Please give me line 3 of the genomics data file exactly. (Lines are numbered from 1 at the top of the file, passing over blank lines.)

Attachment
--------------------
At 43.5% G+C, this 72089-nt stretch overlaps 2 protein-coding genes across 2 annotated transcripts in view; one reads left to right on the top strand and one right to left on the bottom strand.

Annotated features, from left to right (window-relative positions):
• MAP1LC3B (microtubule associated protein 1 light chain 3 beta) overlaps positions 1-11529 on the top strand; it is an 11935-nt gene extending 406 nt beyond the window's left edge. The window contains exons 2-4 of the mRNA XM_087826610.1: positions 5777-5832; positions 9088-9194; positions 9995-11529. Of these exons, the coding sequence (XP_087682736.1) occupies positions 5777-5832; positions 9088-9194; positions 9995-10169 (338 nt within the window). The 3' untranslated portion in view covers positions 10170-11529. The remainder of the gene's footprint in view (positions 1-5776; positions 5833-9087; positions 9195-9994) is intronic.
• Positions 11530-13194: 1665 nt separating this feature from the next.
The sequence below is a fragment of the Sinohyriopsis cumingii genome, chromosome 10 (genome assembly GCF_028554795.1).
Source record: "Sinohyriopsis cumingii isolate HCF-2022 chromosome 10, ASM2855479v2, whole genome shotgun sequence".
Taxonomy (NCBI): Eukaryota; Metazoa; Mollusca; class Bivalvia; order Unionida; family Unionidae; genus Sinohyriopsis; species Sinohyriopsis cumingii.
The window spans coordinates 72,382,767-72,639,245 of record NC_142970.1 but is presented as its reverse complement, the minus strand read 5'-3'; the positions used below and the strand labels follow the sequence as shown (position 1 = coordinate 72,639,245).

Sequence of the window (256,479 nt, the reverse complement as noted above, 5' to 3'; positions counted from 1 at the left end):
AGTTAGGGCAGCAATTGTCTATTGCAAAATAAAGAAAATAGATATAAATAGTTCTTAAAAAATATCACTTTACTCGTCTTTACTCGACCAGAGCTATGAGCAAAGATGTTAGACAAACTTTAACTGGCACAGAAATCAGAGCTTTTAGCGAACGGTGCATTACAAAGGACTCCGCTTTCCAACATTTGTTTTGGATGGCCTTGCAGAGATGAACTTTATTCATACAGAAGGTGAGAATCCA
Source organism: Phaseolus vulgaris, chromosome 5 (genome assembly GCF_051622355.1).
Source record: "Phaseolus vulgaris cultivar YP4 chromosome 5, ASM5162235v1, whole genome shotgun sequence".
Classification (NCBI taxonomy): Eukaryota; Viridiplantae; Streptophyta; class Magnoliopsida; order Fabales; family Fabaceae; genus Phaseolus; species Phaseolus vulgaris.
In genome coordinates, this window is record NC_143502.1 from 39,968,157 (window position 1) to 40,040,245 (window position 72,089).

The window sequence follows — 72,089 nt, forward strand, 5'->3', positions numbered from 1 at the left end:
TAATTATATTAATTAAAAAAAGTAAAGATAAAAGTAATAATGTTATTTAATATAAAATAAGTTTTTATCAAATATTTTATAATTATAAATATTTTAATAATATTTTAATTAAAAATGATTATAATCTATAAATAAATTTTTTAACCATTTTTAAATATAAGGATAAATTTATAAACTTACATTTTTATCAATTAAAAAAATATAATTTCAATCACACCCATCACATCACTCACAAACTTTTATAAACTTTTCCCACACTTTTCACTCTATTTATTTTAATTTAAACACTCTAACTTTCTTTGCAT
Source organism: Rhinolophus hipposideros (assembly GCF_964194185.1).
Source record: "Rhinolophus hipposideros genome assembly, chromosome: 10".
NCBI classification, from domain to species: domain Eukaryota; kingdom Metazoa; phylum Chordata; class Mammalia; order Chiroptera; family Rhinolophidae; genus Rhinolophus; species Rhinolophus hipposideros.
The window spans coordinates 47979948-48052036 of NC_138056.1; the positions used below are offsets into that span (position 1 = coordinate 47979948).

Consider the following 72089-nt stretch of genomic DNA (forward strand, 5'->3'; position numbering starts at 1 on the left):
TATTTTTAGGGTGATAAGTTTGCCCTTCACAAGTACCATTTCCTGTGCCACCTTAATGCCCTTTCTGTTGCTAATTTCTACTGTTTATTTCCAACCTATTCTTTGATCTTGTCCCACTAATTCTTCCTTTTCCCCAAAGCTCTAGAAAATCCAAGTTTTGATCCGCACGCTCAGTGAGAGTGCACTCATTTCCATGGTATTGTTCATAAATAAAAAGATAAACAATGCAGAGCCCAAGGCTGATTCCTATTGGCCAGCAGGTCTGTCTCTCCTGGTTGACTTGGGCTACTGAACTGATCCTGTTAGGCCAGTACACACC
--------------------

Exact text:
• MAP1LC3B (microtubule associated protein 1 light chain 3 beta) overlaps positions 1-11529 on the top strand; it is an 11935-nt gene extending 406 nt beyond the window's left edge. The window contains exons 2-4 of the mRNA XM_087826610.1: positions 5777-5832; positions 9088-9194; positions 9995-11529. Of these exons, the coding sequence (XP_087682736.1) occupies positions 5777-5832; positions 9088-9194; positions 9995-10169 (338 nt within the window). The 3' untranslated portion in view covers positions 10170-11529. The remainder of the gene's footprint in view (positions 1-5776; positions 5833-9087; positions 9195-9994) is intronic.